A Laboratory Simulation for Postsecondary Education

Andrew Davidhazy
School of Photographic Arts and Sciences
Imaging and Photographic Technology
Rochester Institute of Technology

70 Lomb Memorial Drive, Rochester, NY 14623


Students were involved first hand in a simulation of events patterned after those at the White Sands Missile Range during the launch and photography of a missile. A special, but simplified photographic apparatus was used to record flight data. The purpose of the project was to emphasize the important role that photography plays in the acquisition of data and to expose the students to a quantitive application of photography. Cooperation, trust in fellow students and teamwork were an integral part of the project. Career opportunities in the photoinstrumentation field were also discussed.


This program was designed for junior and senior level students enrolled in an elective course in Photoinstrumentation. The great majority of them are pursing the study of photography as applied to the visual arts rather than its scientific or technical applications. Their mathematics background generally is quite limited and while this did not allow an in-depth mathematical treatment of the experiment, most of them were able to handle without great difficulty the mathematical concepts which were necessary for a preliminary approach to the problem. This was handled by first making sure that they understood the logics behind a relatively easily understood outcome to a problem and then encouraging them to manipulate the factors involved in such a manner that they could establish proper mathematical relationships.


It seems that it is important to give a brief introduction to the objectives of this program because the subject is not widely known. The field of technical photography is quickly becoming depleted of personnel who have an awareness of the procedures and techniques associated with a sub-specialty within the field, known as "photoinstrumentation". Somewhat liberally these people could be categorized as the rocket photographers of the 1950's to the 1970's. This is partly due to retirement of those who learned on- the-job and partly to the fact that the activity level in the area of ballistics photography has declined in recent years. Since details of the kind of problems and solutions which these photographers encountered were not well documented in the professional journals, the effect is that those who know are retiring without teaching those who don't. The outcome is a noticeable decrease in the number of competent and enthusiastic photoinstrumentation specialists. This has serious implications to the defense effort in particular and to the field of applied photography in general.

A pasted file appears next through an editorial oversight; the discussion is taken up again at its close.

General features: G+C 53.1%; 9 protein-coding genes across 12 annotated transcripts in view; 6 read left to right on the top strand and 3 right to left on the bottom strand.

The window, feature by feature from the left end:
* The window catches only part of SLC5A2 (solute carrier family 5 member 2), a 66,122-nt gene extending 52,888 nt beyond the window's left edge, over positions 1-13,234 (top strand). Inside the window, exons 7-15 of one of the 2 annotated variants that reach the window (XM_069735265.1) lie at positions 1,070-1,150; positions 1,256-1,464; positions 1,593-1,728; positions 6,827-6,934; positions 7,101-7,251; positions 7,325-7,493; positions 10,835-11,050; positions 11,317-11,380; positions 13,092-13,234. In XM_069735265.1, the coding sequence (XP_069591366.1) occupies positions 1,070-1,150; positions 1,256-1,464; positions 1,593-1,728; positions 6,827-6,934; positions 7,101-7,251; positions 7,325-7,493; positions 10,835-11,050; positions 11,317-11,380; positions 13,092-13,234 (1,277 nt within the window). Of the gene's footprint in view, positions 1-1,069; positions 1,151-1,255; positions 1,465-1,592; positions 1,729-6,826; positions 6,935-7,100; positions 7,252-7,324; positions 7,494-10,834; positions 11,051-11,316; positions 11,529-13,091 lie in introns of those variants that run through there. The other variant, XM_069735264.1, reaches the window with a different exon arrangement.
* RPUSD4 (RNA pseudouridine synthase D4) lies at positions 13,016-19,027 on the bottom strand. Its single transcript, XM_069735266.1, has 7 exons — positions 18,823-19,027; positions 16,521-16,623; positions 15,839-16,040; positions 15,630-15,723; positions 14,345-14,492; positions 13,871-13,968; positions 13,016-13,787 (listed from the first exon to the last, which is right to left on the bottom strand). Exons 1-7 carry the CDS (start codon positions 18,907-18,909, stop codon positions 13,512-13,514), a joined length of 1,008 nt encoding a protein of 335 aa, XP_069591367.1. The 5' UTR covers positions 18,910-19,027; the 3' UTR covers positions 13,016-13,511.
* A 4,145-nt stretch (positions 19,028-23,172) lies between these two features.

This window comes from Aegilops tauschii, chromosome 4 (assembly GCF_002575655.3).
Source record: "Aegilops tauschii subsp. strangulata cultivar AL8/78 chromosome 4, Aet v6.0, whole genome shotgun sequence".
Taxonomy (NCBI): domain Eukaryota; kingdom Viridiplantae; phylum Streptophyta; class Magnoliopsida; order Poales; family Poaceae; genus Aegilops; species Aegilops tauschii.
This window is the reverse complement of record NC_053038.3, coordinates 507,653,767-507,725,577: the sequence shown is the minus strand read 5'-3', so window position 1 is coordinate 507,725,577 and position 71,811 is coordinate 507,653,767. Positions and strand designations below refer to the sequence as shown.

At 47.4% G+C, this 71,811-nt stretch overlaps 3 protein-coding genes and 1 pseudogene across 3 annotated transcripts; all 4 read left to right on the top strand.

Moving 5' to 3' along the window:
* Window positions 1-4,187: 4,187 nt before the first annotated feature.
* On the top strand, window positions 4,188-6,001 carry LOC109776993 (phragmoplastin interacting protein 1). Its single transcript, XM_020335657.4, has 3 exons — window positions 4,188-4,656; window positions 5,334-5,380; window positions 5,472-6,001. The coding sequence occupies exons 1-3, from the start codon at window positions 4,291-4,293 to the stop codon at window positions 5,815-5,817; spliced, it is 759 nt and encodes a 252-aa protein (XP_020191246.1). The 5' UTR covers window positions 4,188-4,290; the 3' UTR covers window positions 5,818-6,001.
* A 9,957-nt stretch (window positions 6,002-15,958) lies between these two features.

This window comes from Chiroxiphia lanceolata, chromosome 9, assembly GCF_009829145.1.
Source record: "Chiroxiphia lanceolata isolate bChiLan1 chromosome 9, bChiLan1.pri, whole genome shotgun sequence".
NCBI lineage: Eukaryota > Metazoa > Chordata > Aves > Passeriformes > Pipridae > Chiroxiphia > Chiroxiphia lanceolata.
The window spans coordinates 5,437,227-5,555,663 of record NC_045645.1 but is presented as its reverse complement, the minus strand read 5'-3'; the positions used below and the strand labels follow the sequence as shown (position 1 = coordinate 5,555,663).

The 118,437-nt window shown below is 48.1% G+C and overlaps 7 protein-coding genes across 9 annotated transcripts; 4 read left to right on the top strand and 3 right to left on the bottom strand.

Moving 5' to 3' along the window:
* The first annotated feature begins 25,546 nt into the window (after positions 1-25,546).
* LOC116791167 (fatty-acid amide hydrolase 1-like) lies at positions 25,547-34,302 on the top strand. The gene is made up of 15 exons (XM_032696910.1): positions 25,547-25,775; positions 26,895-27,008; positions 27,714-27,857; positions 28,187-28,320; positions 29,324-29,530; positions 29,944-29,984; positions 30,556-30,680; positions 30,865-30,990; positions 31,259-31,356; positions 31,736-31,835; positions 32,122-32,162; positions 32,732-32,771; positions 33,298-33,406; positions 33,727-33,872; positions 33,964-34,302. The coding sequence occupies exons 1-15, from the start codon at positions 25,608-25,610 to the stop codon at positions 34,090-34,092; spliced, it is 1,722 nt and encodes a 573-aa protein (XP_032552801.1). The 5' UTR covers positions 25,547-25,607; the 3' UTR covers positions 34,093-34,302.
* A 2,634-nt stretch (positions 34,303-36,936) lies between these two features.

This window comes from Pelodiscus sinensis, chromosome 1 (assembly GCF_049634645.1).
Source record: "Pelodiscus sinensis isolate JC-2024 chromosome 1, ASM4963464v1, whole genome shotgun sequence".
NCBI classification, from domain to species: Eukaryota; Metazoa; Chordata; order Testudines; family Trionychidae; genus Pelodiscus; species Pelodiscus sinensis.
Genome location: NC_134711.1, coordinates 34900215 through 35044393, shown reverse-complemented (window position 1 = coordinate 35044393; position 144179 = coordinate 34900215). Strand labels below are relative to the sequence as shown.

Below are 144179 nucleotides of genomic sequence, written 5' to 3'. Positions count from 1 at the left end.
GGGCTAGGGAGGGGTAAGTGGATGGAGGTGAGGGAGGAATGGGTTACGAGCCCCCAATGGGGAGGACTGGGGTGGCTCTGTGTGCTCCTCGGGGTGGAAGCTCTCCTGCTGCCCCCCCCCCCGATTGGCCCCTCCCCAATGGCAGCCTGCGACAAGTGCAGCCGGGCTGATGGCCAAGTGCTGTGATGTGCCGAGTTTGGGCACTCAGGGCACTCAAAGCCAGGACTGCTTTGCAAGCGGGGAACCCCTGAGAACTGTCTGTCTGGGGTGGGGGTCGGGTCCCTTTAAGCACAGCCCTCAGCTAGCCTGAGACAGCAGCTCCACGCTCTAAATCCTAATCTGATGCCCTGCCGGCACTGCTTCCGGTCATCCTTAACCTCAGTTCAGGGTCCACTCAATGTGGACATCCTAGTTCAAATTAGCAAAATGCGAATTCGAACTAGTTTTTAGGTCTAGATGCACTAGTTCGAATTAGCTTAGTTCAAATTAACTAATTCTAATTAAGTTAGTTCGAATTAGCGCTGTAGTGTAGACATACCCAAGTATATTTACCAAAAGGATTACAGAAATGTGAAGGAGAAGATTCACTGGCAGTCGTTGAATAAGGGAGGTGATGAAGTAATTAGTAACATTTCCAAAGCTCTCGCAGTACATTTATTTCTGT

To counteract this trend, I proposed to introduce into my curriculum in technical photography a simulation of the events, procedures and data reduction techniques associated with a simulated but very real ballistics experiment: the photography of a rocket in flight. To this end, my objectives for this project were to impress on the students the importance of the photographic technician's role in the procurement of vehicle flight performance data and to appreciate and understand the function of instruments related to the procurement of this data. They were to show that they could use the equipment and analyze the results by the submission of written "mission reports" submitted at the conclusion of the project.

A secondary objective designed primarily to increase the employability of the students was to make them aware, through participation in this simulation, of seldom apparent career and occupational possibilities beyond those associated with photography as a medium of visual expression.


There were no outside consultants used in the planning or implementation stages of this project. Valuable material was found in the literature, especially one reference to Synchroballistic photography by Gil Pendley in Photomethods magazine, and a personal, independent visit to the White Sands Missile Range as part of a professional activity at the range.

It is also important to mention that the instructor has had fairly extensive personal experience in the area of synchroballistic techniques and a paper summarizing his work in this area, using improvised instrumentation, is attached as an appendix to this report.


Each of the students build their own model rocket. While the intention was to fly them to their destruction at the end of their first (and only!) flight, we did manage to "catch" some and recover them in fairly good shape. The purpose behind the original intention was to hopefully elicit from the student extra care not only in how the rocket was built, but also on how it would be photographed. This in fact did happen and there were machines made that it was a shame to see smash into the ceiling above the false ceiling of the laboratory.

The instructor provided a suitable launch area in the laboratory and an appropriate velocity and spin measuring camera suitable for the acquisition of the necessary data. This consisted of an improvised drum-type synchroballistic camera built mostly of plywood and glue. Industrial cameras operating on the same principle cost upwards of $5,000. In this simulation the fundamental principles behind the manner in which synchroballistic photographs are made could actually be better explained with the improvised camera than would have been possible with latest state- of-the-art equipment.

In its latest version, the camera consisted of a motorized rotating drum encased in a box which could be made light tight. A lens added to the box formed an image of the moving rocket onto the film which was attached emulsion out to the drum's surface. A slit was added between the lens and film, about 1 mm. from the film's emulsion.